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Market Recap for Tuesday, March 14, 2017
It was mostly a day of profit taking as energy (XLE), -1.13%) was once again the relative laggard. Industrials (XLI, -0.94%) and materials (XLB, -0.86%) also posted sizable losses. Lower crude oil prices ($WTIC) have been mostly responsible for the tumbling XLE and this sector really needs a kick save at what I consider a very key pivot level. Take a look:
The long-term horizontal price support/resistance line is being tested currently from underneath and energy could use some buying late this week to further establish support near 70. During uptrends, weekly RSI support is typically found in the 40-50 range and currently the weekly RSI resides at 41. Energy needs to turn at the current level.
We could begin to see some sector rotation as technology (XLK) is printing a negative divergence on its daily chart at a time when it's also been quite overbought. Check this out:
There's a lot of news for traders to consider today. Of course, the biggest news will be the Fed's 2pm EST announcement on monetary policy. I believe it's a safe bet to see a quarter point rate hike, but with jobs accelerating, we'll have to see what kind of language the Fed uses in providing a future rate hike outlook. February CPI and retail sales, along with March empire manufacturing survey, were released this morning with mostly in line reports.
We saw mixed results in Asia overnight and in Europe this morning. But strengthening crude oil ($WTIC, +1.97% this morning) has Dow Jones futures higher by 32 points with a little more than 30 minutes to the opening bell.
Everyone wants to know when the top is in, right? Well, every bear market seems to have different catalysts and it's difficult to predict what will be the catalyst of the next one. There has been one significant common denominator of the past two bear markets - higher expected volatility ($VIX). This makes sense to me. When the VIX is near historic lows, it handles bad news very well and it takes time to tear down that bullish environment. Take a look at the following chart of the VIX:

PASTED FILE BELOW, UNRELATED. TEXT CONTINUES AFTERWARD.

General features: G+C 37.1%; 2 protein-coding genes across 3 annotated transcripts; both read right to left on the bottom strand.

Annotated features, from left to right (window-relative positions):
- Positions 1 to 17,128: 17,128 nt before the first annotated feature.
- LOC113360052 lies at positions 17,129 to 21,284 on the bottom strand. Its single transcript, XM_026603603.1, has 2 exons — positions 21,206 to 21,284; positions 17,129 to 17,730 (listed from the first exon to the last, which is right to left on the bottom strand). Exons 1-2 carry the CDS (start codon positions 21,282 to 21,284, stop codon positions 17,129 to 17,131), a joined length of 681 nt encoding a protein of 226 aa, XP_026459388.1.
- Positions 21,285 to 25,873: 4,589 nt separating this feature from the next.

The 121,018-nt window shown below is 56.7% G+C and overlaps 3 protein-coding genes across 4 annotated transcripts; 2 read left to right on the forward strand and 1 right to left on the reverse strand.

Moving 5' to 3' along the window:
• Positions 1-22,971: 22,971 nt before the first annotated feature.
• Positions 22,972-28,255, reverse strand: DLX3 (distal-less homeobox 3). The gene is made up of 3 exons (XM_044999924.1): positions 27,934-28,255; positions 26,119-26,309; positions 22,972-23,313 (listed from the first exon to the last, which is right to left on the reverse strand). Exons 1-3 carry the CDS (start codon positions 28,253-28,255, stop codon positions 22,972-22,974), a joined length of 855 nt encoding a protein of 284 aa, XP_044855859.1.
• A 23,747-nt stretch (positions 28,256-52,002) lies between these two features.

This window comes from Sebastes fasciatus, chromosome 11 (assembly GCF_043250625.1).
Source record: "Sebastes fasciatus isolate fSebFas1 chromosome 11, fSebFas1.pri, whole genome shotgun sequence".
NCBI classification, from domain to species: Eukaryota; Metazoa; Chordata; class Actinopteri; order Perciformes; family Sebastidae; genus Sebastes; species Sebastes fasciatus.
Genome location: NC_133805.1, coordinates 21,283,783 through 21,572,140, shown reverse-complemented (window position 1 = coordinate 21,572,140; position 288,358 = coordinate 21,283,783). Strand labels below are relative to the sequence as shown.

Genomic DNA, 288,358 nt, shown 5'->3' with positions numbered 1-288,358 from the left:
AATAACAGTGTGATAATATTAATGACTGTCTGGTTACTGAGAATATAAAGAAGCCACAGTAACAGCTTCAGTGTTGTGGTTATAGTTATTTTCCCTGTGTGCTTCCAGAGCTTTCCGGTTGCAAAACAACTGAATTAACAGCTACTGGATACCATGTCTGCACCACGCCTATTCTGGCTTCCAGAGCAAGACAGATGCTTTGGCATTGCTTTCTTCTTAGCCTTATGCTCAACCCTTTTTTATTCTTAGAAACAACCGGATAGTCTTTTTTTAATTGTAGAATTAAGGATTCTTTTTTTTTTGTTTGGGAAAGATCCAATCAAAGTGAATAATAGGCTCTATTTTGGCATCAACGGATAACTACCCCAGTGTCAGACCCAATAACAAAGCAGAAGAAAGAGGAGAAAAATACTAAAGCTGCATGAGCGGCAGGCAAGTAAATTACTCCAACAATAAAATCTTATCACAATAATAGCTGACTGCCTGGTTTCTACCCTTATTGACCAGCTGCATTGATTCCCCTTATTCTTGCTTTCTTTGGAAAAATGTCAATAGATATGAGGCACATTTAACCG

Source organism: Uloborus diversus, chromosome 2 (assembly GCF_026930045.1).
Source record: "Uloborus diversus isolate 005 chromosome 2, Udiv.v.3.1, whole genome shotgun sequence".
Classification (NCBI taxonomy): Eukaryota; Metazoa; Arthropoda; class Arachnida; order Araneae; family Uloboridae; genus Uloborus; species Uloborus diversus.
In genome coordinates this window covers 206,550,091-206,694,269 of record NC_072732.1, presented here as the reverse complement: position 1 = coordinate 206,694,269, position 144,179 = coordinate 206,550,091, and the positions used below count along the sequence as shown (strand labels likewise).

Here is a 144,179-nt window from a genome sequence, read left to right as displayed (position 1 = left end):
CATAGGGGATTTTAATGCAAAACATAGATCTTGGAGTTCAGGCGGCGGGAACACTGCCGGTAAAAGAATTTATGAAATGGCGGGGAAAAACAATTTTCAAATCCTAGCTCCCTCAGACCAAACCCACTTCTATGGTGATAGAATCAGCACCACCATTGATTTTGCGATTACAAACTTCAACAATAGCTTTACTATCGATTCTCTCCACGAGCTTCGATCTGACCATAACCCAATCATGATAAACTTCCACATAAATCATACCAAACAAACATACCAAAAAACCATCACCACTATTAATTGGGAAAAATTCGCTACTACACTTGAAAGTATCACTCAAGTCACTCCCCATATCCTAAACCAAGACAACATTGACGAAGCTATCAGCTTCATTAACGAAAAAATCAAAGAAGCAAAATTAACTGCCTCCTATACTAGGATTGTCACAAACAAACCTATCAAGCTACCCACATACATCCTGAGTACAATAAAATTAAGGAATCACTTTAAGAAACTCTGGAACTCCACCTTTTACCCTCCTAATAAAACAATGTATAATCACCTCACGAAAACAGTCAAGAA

This chart dates back to 2000 and shows that the VIX was already elevated above 17 at the time the bear market started. In other words, cautiousness began before prices started falling. With the current VIX reading of 12.30, I believe it's premature to try to call the end of the current bull market. Let the market's behavior and environment dictate that for us.
Technology has been a leading sector for sure, but you wouldn't know it by the awful performance of electronic office equipment ($DJUSOE) over the past three years. This group is now challenging a low not seen since the depths of the last bear market in 2009. Take a look:
The battle lines here are clearly drawn and the DJUSOE needs to turn quickly. It's actually hard to believe that after 8 years of bull market action, the DJUSOE is where it was at the bear market low.
The first couple days of calendar months are clearly the best days of the month in terms of stock market performance. But money flows tend to pick up in the middle of the month and it's reflected bullishly as well. Here are the NASDAQ's annualized returns for each of the calendar days from the 16th through 18th (since 1971):
Key Earnings Reports
(reports after close, estimate provided):
Key Economic Reports
February CPI released at 8:30am EST: +0.1% (actual) vs. +0.1% (estimate)
February Core CPI released at 8:30am EST: +0.2% (actual) vs. +0.2% (estimate)
February retail sales released at 8:30am EST: +0.1% (actual) vs. +0.1% (estimate)
February retail sales ex-autos released at 8:30am EST: +0.2% (actual) vs. +0.2% (estimate)
March empire state manufacturing survey released at 8:30am EST: 16.4 (actual) vs. 15.4 (estimate)
January business inventories to be released at 10:00am EST: +0.3% (estimate)
March housing market index to be released at 10:00am EST: 66 (estimate)
FOMC meeting announcement 2pm EST